This destination in the Balearic Islands differs from the rest of the archipelago as it enjoys Biosphere Reserve status. Responsible tourism is not just an option here; it’s actually an obligation, meaning tourism here is more likely to be eco-tourism.

In fact, travellers who love sustainable destinations should know that Menorca has joined the Spanish Eco-tourism Association. This encourages a type of tourist that is more committed to the protection of protected areas.

Places such as the Biosphere Reserve and the Albufera des Grau Nature Park will benefit from actions linked to zero waste and, of course, to the development of initiatives based on eco-tourism.

We should also highlight efforts by the local administration, business institutions and citizen groups. Thanks to their firm commitment, they have managed to keep this small island a paradise worth visiting with a slow mentality.

Travellers to the island can enjoy the opportunity to take part in activities outside of the typical commercial activities associated with mass tourism. Outdoor painting workshops, horseback riding, hiking trails, bicycle routes, adventure sports, wine and cuisine experiences, craft shops, etc.

– n**Spectacularnbeaches. This small island destination has someof the most wonderful beaches in Spain. Whatnmakes the island truly unique is that you can often visit these coves of finensand and sparkling turquoise waters on your own. Even in high season you cannfind a tranquil spot to enjoy the unique, well-preserved surroundings.
– n**
Visiting Ciutadella. This is undoubtedlynone of the most special towns in Menorca. This tranquil destination is perfectnfor enjoying a pleasant stroll through the narrow streets and alleys, brimmingnwith beautiful Gothic buildings.
– n**Talayotic culture. If you like prehistoricnruins, then this is for you. More than 1,500 archaeological treasures are to benfound on the island. These monuments, navetas (chamber tombs) and funerealncaves are more than three millennia old. The rich Talayotic Civilisation leftnbehind such sites as Torralba d’en Salord, Les Taulas de Trepucó and La Navetandes Tudons.
– n**
Maó. Set aside a few hours to explore thencapital of the island. Maó has a spectacular port and a huge promenade with allnsorts of leisure offerings.
– n**Camí de Cavalls. A unique natural setting. This route covers a distance of some 200nkilometres and serves as a link between the beaches of Menorca. It’s perfectnfor hiking or booking a horseback ride.
– n**
Route of the Lighthouses. There are sevennlighthouses in Menorca that offer a unique way to visit other parts of thenisland. The Favàritx lighthouse, in Maó, is one of the most visited, but it’snalso well worth visiting the others. Some of them, like the one on Aire Island,nwill see you taking a taxi boat.
– n**Gastronomy. Don’t miss the opportunity tonenjoy Menorca’s wonderful cuisine. There are plenty of delicious dishes waitingnfor you, from the famous sobrassada to the delicious Maó cheese or lobster caldereta.

### La Palma

There is no doubt that the Canary Islands are a little piece of paradise on Earth. However, there are some places you won’t want to miss, especially if you’re one of those travellers who’s committed to sustainability.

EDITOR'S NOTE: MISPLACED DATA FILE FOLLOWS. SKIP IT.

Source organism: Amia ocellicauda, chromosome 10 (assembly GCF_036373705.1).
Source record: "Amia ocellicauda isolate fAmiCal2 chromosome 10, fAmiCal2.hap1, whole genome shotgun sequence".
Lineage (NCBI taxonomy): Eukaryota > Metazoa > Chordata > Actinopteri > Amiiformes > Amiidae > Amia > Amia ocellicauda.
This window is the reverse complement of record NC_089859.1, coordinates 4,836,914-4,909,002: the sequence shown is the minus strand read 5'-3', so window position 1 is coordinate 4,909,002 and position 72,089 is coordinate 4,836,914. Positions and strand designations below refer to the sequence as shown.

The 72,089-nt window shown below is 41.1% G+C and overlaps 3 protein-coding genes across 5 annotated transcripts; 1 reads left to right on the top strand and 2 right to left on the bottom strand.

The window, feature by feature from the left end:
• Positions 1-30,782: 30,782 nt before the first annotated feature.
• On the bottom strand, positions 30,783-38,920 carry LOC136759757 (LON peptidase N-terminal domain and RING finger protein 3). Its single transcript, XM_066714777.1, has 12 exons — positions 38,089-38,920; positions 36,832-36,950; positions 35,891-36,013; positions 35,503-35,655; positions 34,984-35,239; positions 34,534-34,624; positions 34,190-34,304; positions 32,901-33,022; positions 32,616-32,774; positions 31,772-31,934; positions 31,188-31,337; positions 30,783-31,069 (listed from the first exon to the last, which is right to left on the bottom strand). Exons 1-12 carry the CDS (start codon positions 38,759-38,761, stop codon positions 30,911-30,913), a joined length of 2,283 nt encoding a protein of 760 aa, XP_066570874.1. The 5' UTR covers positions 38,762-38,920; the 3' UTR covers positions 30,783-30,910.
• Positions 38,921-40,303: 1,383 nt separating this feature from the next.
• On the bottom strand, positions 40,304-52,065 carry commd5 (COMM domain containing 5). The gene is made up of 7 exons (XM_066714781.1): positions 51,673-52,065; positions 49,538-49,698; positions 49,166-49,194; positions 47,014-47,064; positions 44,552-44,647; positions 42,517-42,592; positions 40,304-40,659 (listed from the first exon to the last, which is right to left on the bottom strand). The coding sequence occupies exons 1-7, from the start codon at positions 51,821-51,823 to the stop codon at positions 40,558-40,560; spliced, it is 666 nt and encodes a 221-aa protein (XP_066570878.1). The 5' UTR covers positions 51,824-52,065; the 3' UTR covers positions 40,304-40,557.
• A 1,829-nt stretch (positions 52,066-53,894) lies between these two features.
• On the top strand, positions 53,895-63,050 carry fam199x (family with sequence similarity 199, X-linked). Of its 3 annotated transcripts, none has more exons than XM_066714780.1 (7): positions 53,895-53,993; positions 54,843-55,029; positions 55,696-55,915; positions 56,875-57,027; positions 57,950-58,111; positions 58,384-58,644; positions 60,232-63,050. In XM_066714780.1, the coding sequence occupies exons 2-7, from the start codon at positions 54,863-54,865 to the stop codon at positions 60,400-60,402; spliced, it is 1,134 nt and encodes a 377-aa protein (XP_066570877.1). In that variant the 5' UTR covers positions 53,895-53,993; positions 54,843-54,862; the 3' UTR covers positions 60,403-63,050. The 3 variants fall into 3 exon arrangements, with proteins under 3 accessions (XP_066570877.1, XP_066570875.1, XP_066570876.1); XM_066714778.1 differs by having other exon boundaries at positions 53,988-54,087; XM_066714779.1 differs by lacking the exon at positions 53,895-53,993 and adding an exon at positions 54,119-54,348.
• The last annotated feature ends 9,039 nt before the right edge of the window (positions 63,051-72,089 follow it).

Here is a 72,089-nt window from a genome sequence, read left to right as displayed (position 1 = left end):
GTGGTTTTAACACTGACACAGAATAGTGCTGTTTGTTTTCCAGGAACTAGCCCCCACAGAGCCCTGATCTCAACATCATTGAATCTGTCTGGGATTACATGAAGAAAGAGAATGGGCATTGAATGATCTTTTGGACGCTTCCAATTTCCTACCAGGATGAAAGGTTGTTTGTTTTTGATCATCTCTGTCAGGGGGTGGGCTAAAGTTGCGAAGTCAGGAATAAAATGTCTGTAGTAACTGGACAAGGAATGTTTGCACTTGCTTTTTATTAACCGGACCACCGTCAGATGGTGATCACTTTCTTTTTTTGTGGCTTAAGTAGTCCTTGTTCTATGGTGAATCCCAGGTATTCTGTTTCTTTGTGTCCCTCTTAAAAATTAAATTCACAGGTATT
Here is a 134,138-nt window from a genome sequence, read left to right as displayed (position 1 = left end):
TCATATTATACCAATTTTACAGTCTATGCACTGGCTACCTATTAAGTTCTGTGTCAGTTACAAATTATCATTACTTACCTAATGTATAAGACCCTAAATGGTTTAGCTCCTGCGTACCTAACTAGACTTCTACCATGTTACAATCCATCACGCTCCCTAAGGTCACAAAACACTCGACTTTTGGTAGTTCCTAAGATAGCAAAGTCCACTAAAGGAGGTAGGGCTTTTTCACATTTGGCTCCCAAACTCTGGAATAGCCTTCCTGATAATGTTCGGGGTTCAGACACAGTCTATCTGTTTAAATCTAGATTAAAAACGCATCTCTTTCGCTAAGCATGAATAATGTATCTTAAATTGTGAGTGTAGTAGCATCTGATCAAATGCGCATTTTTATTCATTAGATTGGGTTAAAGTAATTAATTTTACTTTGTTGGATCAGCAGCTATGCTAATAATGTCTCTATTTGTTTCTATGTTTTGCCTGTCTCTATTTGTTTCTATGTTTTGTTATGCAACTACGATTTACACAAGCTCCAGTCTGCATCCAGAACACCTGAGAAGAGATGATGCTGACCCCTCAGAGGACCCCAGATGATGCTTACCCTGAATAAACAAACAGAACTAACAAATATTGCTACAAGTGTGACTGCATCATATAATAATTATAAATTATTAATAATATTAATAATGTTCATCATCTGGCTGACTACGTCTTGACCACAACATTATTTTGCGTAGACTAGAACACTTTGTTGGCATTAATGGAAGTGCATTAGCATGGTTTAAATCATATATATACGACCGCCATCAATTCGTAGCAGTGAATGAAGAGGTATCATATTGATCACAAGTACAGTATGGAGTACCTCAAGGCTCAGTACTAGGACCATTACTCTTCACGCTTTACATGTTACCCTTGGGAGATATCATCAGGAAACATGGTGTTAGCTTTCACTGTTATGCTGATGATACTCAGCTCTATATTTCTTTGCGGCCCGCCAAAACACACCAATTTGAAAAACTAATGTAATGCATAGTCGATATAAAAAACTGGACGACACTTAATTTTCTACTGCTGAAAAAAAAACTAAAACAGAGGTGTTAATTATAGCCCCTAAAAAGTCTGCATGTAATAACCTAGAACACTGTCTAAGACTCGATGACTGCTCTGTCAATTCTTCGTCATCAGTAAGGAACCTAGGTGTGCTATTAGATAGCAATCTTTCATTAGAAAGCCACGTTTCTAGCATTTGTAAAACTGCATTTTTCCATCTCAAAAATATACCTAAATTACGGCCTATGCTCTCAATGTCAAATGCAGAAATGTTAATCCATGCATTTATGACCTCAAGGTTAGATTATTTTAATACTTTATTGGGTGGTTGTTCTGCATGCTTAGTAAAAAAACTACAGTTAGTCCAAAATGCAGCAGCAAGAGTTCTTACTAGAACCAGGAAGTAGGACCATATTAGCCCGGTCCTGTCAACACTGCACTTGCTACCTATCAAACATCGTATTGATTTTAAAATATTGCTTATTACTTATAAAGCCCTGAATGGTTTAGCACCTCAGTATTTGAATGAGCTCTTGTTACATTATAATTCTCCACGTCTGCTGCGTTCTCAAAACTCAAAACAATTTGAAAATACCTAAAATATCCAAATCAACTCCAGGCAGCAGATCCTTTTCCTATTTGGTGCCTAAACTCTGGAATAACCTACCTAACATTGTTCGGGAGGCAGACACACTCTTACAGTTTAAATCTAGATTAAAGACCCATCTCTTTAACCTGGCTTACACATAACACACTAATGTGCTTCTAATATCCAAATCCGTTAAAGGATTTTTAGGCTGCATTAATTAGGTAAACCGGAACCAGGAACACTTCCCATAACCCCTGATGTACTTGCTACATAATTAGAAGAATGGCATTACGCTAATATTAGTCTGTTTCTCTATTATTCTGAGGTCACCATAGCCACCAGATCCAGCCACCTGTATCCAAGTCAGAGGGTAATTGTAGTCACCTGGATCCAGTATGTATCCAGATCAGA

This is the case of La Palma, one of Spain’s natural treasures. As a Biosphere Reserve, you can get an idea of how important the environment is for this island. It’s the perfect place to enjoy eco-tourism.

Let your adventurous side loose and get ready to experience the natural surroundings of the northwesternmost island of the Canaries archipelago. This colossal formation of basaltic rock is bathed in the humid winds from the Atlantic. We should highlight the extensive pine reserves, the extraordinary laurel forests and the infinite colours of this volcanic landscape.

With credentials like these, it’s hardly surprising that tourists interested in ecosystems, natural surroundings and adventure activities fall in love with Palma, which is well deserving of its nickname, La Isla Bonita.

This important part of Macaronesia is home to no end of spots you won’t want to miss as you enjoy a slow travel experience with an ecological twist.

– n**El Roque denlos Muchachos. This volcanic peak makes La Palma the highest island in the world.nIf volcanoes are your thing, you should make sure you check out the half dozennof them that are divided between Cumbre Nueva and Cumbre Vieja.
– n**Caldera de Taburiente. Located in the centre of La Palma, this place is sure to impress.n8,000 metres wide in the heart of the National Park.
– n**
Taburiente Beach. This beach is nearnCaldera de Taburiente. Here, you’ll find a rugged stretch of coastline, with annimpressive morphology suitable for lovers of the wild outdoors.
– n**Fuencaliente. This area can be found on thenfar south end of the island. It has been the most active volcanic zone. Thenlast eruption was in the 1970s. Its black volcanic sand is ideal for growing antype of grape that the locals turn into one of the most delicious wines of thenCanary Islands. It’s said that Shakespeare himself extolled the wine’s virtues.
– n**
Hiking. Inhabitants of the island havenreally made the most of the traditional paths of La Palma and put them to usenas hiking trails. This has earned the island recognition as the world’s FirstnSustainable Tourism Destination. This award is granted by Unesco, through thenInstitute of Responsible Tourism.
– n**Star quality. Of course one of the mainnhighlights is the opportunity to gaze upon some of the clearest skies in thenworld. La Palma is the ideal place to see the stars.**
As you can see, Spain has plenty of options for sustainable tourists. All you need to do is decide which one strikes your fancy and prepare to enjoy a more responsible experience.”